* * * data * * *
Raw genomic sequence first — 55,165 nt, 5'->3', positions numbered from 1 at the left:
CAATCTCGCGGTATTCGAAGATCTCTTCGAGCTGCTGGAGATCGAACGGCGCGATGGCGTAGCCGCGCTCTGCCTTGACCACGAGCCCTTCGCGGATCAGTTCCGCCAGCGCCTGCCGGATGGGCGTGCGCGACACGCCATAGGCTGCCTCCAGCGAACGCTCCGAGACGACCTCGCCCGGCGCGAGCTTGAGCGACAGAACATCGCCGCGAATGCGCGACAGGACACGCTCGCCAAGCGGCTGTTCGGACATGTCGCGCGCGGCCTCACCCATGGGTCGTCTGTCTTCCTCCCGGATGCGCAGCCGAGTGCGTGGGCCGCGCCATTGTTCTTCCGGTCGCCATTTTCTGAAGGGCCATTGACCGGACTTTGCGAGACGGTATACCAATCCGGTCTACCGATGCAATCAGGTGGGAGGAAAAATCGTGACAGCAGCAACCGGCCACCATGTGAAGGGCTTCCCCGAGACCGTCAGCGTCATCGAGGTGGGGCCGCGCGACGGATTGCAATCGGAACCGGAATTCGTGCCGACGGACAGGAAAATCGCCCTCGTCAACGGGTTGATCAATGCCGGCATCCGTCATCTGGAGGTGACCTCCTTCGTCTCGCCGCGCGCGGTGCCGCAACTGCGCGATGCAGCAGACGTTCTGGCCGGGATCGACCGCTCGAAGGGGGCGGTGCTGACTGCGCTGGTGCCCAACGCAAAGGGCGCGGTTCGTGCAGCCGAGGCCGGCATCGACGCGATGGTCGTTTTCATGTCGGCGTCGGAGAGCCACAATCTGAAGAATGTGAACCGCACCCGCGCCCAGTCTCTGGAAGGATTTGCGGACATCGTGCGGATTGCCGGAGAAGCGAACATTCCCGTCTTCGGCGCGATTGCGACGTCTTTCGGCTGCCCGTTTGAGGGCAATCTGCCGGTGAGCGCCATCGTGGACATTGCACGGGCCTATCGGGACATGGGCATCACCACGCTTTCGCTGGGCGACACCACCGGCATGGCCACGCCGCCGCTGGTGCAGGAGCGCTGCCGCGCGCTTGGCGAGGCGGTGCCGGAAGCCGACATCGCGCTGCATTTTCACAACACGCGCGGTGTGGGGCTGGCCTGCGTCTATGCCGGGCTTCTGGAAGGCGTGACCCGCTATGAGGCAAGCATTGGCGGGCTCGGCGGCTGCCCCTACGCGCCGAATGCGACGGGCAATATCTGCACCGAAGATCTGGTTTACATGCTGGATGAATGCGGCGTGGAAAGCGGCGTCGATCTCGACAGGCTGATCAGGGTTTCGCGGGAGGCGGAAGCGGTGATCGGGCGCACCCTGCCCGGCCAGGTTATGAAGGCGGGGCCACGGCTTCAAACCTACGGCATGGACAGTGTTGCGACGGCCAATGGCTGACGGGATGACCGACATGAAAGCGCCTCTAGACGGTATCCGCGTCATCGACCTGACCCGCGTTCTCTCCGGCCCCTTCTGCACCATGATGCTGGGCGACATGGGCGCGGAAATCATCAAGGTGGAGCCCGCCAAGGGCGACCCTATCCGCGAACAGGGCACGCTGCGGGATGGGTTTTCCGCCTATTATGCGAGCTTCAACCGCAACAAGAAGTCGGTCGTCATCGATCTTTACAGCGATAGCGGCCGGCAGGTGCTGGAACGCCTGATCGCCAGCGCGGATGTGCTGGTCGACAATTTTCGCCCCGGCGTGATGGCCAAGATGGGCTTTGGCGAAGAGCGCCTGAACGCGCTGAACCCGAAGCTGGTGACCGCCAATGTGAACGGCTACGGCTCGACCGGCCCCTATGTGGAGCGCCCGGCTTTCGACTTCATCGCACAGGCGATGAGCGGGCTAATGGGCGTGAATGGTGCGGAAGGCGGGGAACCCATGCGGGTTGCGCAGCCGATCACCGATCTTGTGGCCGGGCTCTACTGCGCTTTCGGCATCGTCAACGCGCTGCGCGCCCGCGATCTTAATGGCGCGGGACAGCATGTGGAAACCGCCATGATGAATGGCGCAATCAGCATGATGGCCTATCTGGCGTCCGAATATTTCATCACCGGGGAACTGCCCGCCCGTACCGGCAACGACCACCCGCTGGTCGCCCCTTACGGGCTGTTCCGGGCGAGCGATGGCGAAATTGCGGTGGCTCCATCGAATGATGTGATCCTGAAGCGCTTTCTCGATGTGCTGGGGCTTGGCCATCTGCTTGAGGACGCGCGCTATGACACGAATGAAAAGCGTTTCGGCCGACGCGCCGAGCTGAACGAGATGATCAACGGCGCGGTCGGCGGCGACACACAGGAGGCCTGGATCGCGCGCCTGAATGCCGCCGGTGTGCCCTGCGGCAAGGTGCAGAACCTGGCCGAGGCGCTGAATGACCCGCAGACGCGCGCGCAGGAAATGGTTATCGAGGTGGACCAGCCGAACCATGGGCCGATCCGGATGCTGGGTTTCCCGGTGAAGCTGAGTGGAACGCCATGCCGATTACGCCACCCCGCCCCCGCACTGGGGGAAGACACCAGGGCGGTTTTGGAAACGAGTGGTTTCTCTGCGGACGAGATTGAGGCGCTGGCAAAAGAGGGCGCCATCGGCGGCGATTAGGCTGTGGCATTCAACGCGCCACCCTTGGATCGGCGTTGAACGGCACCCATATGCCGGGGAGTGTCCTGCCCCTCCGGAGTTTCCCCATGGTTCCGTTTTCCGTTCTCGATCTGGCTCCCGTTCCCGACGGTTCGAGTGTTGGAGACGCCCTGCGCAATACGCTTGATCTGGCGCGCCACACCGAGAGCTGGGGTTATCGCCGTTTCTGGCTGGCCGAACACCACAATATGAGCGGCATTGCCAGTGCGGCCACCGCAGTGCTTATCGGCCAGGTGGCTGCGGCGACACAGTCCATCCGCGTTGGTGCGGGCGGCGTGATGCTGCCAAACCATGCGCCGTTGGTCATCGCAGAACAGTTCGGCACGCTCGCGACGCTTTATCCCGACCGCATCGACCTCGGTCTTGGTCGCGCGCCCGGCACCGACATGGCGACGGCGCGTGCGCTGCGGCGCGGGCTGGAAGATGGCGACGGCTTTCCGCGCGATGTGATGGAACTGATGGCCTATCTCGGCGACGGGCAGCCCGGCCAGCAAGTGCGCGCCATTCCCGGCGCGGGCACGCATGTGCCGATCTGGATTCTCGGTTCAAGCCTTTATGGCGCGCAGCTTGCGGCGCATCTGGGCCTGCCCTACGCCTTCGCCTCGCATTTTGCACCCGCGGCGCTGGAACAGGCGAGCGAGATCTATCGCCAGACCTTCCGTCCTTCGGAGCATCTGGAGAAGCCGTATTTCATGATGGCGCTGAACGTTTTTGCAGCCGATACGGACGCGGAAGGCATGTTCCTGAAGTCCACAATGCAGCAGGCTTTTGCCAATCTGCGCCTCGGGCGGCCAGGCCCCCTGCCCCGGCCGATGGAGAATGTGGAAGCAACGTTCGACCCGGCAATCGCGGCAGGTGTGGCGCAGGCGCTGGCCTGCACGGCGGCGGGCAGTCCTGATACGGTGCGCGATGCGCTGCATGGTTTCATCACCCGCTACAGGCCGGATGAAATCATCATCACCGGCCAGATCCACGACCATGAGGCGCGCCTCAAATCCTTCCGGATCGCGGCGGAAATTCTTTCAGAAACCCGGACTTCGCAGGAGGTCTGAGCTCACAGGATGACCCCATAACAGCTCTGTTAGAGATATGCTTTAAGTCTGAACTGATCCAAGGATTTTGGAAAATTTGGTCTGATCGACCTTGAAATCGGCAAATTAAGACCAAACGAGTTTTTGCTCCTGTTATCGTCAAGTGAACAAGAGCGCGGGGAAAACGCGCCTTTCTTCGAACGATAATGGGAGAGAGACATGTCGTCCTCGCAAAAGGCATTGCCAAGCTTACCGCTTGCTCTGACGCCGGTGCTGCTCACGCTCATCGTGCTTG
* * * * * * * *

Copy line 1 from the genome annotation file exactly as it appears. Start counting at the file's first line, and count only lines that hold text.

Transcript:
Raw genomic sequence first — 55,165 nt, 5'->3', positions numbered from 1 at the left: